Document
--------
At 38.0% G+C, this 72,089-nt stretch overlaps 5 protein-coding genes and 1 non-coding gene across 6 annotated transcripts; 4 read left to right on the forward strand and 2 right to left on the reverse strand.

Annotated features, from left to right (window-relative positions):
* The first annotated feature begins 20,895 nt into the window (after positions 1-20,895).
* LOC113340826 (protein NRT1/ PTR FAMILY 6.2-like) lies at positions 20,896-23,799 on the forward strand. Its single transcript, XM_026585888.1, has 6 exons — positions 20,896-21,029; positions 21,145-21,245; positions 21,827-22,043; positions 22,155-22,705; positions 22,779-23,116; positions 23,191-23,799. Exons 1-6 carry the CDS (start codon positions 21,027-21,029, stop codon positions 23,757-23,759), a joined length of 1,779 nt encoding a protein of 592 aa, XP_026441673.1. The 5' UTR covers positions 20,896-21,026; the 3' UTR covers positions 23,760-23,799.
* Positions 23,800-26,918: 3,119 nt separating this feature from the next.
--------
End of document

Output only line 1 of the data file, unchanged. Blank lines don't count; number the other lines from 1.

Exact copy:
At 38.0% G+C, this 72,089-nt stretch overlaps 5 protein-coding genes and 1 non-coding gene across 6 annotated transcripts; 4 read left to right on the forward strand and 2 right to left on the reverse strand.